Saturday, March 08, 2008

Barack Obama : : Change We Can Believe In | Sam Graham-Felsen's Blog: Memo: Doing whatever it takes to win

Barack Obama : : Change We Can Believe In | Sam Graham-Felsen's Blog: Memo: Doing whatever it takes to win

The Obama campaign sent out this memo today...

The Clinton campaign has publicly admitted that the only way they can still win this election is by tearing Barack Obama down. They have called their attacks the “kitchen sink strategy,” and Senator Clinton herself has referred to it as “the fun part” of the campaign. The result has been a constant barrage of attacks about Senator Obama’s record that they know full well aren’t true. And yet they repeat them, over and over again, day after day, in an attempt to deceive the American people just so that they can win this election.

This may be fun for the Clinton campaign, but this is exactly why people don’t trust their leaders anymore. This is exactly why so many people are so cynical about the political process. And it’s exactly what Barack Obama is running to change.

There is no more serious issue than the war in Iraq. 150,000 American troops are risking their lives every day in a conflict that this President and John McCain have no intention of ending anytime soon. It’s a conflict that’s cost us thousands of lives, billions of dollars, stretched our military and taxed their families, and has seriously undermined our national security, our moral standing, and our ability to go after Osama bin Laden and the core leadership of al Qaeda and finish the job against the Taliban in Afghanistan.

Barack Obama had the judgment to oppose this war before it began for these exact reasons. Senator Clinton voted for this war, and yet she continues to tell the American people that her vote was for diplomacy even though the resolution was titled, “Joint Resolution to Authorize the use of Military Force Against Iraq.”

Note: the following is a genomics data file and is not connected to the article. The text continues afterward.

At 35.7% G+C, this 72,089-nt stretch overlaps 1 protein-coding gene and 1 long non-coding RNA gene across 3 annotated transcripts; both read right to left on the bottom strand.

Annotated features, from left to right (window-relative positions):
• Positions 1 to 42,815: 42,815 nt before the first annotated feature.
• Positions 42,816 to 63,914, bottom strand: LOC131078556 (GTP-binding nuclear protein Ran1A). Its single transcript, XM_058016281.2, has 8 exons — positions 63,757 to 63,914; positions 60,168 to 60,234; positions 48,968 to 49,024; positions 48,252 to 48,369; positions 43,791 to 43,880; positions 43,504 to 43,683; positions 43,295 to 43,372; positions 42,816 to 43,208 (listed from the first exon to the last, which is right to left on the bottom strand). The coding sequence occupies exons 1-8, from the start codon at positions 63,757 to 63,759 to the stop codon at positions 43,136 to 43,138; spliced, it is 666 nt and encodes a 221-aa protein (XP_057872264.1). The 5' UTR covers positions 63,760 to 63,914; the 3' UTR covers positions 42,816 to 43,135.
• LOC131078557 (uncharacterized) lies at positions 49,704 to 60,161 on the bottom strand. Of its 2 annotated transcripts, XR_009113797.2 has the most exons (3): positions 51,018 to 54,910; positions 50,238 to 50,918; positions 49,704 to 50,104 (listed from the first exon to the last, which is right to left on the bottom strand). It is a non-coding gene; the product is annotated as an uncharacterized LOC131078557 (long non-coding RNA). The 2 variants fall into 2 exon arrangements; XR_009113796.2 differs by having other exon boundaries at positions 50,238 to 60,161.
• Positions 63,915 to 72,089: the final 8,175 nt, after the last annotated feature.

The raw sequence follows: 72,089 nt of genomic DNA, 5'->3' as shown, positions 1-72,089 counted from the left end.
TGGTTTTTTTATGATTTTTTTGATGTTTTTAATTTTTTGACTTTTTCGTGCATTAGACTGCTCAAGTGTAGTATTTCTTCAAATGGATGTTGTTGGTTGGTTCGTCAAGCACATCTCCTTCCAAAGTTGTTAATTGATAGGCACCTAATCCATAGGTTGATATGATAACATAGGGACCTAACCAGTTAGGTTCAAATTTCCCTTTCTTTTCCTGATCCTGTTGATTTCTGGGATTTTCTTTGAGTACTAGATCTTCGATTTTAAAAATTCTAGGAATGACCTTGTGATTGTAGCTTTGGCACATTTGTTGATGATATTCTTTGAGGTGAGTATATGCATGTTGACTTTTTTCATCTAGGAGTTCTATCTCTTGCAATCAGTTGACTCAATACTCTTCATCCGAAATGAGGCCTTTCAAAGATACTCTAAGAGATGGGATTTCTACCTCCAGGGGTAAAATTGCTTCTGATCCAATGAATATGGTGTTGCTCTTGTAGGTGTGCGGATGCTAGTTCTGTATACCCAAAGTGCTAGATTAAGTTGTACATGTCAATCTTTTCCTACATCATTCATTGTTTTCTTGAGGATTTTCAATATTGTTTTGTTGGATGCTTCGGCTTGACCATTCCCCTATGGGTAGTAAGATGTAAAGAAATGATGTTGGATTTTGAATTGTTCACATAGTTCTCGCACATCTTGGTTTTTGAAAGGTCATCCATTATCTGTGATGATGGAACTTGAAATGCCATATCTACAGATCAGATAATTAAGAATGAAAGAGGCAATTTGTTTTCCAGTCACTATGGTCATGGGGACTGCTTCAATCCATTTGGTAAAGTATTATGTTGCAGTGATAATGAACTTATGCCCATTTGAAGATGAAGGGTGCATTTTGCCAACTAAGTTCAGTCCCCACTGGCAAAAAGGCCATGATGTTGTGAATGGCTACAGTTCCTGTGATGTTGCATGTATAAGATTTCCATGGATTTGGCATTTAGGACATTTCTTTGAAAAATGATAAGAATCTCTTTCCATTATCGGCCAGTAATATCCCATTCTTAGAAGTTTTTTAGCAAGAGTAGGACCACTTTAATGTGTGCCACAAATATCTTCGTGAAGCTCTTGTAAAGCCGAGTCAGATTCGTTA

When Senator Obama arrived in the Senate, he called for a phased withdrawal before Senator Clinton did. He also introduced comprehensive legislation in the Senate to begin removing combat troops at a pace of 1-2 brigades a month, with an end date for completing that drawdown – legislation that became the basis for the Senate Democrats’ plan to end the war.

Barack Obama has said, repeatedly, that when he is President, his first act will be to convene the Joint Chiefs of Staff and ask them to immediately put in place his plan for withdrawal. He’s also said, as he did recently on 60 Minutes, that as Commander-in-Chief he would retain the flexibility to implement this withdrawal in a way that ensures the safety and security of our troops. But there has never been a doubt about the purpose of his policy – ending this war and bringing our troops home on a timetable for withdrawal.

The Clinton campaign knows full well that this is Senator Obama’s position, and they know full well that this flexibility is what his former advisor was referring to. They know it because preserving flexibility for the Commander-in-Chief has also been Senator Clinton’s position – or at least it was until she made the judgment that attacking Barack Obama on this issue is more politically beneficial to her campaign.

Washington has played too much politics with the issue of war. It’s what got us into Iraq in the first place. It’s why so many brave Americans have lost their lives. And it’s why the real Commander-in-Chief test in this election isn’t about some TV ad, it’s about whether the American people will be able to trust in the judgment and the honesty of their next President.

If the Clinton campaign wants to have a serious debate about who opposed the war in Iraq and who’s more committed to ending it, we’re more than happy to have that debate. But they should stop playing politics with war, and they should stop telling the American people things that they know aren’t true. We will not let this campaign be about who can tear each other down. We owe it to the American people to try and lift this country up.

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